I was wondering what everyone is doing regarding best practices when deploying web sites with multiple bindings (some with hundreds?)
I would like to have multiple tenants at the production stage, all with their own list of bindings but can’t see a clean way to do this. Are people storing the bindings in the source code and then creating their own Powershell scripts post deploy to update the binding? Does this mean you have a proprietary list format that you know how to pass to create the bindings? Would you keep 1 list file per tenant?
I’ve been scratching my head over what’s the best way to do this - so any feedback around what has or hasn’t worked for people would be gratefully appreciated
Welcome to the Octopus Forum! Thank you for posting.
The answer depends on your application and configuration.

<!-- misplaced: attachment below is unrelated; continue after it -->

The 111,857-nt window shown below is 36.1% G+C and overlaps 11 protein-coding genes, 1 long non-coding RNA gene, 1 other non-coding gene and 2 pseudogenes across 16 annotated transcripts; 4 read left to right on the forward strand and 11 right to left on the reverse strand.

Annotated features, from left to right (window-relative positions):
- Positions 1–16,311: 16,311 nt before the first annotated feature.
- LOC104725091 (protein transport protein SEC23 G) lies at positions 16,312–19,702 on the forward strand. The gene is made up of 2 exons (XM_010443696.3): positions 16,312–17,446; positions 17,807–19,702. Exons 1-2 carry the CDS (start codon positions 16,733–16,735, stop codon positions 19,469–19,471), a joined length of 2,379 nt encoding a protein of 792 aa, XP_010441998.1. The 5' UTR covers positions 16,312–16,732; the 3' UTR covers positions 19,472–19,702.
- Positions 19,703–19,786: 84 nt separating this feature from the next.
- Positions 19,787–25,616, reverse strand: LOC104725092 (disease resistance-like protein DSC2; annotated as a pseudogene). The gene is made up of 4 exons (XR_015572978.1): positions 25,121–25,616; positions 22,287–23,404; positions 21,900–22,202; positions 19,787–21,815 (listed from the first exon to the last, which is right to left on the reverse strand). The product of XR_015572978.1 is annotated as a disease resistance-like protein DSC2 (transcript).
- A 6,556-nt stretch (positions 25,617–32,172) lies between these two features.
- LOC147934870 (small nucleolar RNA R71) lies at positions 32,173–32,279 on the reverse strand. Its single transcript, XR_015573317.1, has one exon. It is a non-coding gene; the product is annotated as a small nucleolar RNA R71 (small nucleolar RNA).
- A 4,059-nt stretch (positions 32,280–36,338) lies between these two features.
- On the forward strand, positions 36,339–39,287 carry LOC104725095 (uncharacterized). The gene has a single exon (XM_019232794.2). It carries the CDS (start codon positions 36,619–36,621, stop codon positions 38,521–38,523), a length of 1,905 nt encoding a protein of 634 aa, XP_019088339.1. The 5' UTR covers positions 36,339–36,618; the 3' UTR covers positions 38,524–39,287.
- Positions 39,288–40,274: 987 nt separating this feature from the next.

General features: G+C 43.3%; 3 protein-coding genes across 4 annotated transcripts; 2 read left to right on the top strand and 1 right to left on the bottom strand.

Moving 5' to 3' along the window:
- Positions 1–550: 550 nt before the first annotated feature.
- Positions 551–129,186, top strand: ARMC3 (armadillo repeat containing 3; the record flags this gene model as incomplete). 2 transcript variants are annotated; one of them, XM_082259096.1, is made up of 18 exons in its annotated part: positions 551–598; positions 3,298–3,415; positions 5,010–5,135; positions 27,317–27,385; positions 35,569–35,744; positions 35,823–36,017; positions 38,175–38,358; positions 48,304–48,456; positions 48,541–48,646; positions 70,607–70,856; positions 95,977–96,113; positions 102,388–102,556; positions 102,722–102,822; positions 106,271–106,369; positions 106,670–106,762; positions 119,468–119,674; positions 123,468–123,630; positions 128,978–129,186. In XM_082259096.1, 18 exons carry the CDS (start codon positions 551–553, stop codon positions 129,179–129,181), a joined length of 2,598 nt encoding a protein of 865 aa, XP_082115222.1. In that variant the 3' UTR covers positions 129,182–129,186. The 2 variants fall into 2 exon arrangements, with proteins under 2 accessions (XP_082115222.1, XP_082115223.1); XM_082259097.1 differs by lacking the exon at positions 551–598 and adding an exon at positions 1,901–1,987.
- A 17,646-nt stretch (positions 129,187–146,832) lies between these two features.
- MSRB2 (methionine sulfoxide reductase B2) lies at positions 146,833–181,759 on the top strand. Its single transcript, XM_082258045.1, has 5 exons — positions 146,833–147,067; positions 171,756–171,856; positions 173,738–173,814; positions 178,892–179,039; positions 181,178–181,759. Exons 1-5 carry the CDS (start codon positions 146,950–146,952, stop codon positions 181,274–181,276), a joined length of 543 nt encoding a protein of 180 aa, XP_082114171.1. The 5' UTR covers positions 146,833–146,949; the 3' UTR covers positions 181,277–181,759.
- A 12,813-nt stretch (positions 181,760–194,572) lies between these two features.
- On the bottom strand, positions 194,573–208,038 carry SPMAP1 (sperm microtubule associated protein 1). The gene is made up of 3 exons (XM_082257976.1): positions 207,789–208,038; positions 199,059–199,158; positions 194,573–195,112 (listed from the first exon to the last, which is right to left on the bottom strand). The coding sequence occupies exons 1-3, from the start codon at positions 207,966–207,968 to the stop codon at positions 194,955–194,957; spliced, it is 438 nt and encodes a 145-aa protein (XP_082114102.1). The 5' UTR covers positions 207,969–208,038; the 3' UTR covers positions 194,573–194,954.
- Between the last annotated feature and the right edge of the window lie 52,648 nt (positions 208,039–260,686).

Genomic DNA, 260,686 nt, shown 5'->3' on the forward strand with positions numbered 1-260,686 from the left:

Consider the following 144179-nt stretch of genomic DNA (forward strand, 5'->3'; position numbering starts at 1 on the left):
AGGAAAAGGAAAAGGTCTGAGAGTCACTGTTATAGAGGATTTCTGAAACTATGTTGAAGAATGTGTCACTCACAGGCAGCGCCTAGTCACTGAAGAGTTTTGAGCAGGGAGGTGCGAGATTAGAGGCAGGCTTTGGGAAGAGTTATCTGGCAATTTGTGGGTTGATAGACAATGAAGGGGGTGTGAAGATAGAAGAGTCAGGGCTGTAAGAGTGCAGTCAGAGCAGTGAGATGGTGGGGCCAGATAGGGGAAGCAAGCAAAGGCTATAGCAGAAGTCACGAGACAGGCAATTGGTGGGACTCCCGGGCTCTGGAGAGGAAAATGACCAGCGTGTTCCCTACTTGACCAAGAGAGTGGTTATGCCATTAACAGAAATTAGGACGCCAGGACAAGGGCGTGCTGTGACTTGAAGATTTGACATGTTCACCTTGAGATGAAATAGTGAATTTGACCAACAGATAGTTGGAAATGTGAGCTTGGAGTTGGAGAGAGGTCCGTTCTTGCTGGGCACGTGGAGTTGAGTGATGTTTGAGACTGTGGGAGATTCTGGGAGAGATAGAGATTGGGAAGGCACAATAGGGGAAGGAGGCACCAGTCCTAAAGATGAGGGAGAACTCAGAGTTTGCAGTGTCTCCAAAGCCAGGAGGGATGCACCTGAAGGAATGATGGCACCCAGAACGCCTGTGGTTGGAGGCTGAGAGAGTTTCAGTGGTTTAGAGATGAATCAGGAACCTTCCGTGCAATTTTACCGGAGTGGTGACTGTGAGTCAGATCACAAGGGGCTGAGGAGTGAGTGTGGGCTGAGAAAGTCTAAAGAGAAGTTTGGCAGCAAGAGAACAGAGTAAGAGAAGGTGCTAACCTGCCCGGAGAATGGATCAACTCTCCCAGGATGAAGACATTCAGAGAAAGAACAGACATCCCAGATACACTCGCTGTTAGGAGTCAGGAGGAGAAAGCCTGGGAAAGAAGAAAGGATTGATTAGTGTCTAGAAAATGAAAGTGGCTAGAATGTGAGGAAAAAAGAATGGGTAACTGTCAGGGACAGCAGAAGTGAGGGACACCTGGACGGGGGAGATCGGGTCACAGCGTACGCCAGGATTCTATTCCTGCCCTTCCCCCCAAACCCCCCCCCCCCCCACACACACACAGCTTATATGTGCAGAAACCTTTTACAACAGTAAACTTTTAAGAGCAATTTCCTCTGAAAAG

Generally, I recommend a single source of truth. That way you only have to update one thing.
If you are going with a single website / multiple tenants approach, then that tenant information is typically stored in one of your databases because there is code somewhere translating a host header or something into a tenant record. I’d write a custom script to query that information from your database and manipulate IIS as you see fit.
If it is a unique infrastructure per tenant (database, website, etc) then I’d recommend using Octopus’ Multi-Tenancy feature and store any custom binding as a tenant variable. In your IIS step you’d perform any custom IIS based on that tenant variable.
It’s more like the multi tenant scenario with each tenant having it’s own infrastructure with their own hostnames.
Eg. Blue.tenant1.com, red.tenant1.com
There is currently no one truth in source control, but this could be an option if needed.
In my process step, if I have a deploy to iis I can’t see a way of using tenant variables if each tenant has different number of hostnames.
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